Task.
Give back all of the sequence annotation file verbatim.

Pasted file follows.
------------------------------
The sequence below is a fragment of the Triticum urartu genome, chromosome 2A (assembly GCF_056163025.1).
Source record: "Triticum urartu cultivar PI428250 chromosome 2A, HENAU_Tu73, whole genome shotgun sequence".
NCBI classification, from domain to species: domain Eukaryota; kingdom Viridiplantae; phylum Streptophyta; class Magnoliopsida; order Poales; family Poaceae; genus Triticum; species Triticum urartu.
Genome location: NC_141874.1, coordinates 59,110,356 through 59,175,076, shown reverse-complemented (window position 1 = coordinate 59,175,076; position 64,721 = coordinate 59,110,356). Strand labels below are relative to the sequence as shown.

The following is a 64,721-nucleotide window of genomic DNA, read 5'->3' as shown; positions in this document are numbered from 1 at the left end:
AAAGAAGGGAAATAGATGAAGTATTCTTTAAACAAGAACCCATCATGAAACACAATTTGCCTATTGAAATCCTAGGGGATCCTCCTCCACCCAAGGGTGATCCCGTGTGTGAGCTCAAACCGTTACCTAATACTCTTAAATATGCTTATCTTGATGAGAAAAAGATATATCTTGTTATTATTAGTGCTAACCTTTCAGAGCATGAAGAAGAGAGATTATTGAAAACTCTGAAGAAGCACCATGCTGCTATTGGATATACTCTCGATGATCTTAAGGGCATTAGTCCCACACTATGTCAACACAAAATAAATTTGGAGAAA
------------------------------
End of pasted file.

The sequence below is a fragment of the Triticum urartu genome, chromosome 2A (assembly GCF_056163025.1).
Source record: "Triticum urartu cultivar PI428250 chromosome 2A, HENAU_Tu73, whole genome shotgun sequence".
NCBI classification, from domain to species: domain Eukaryota; kingdom Viridiplantae; phylum Streptophyta; class Magnoliopsida; order Poales; family Poaceae; genus Triticum; species Triticum urartu.
Genome location: NC_141874.1, coordinates 59,110,356 through 59,175,076, shown reverse-complemented (window position 1 = coordinate 59,175,076; position 64,721 = coordinate 59,110,356). Strand labels below are relative to the sequence as shown.

The following is a 64,721-nucleotide window of genomic DNA, read 5'->3' as shown; positions in this document are numbered from 1 at the left end:
AAAGAAGGGAAATAGATGAAGTATTCTTTAAACAAGAACCCATCATGAAACACAATTTGCCTATTGAAATCCTAGGGGATCCTCCTCCACCCAAGGGTGATCCCGTGTGTGAGCTCAAACCGTTACCTAATACTCTTAAATATGCTTATCTTGATGAGAAAAAGATATATCTTGTTATTATTAGTGCTAACCTTTCAGAGCATGAAGAAGAGAGATTATTGAAAACTCTGAAGAAGCACCATGCTGCTATTGGATATACTCTCGATGATCTTAAGGGCATTAGTCCCACACTATGTCAACACAAAATAAATTTGGAGAAA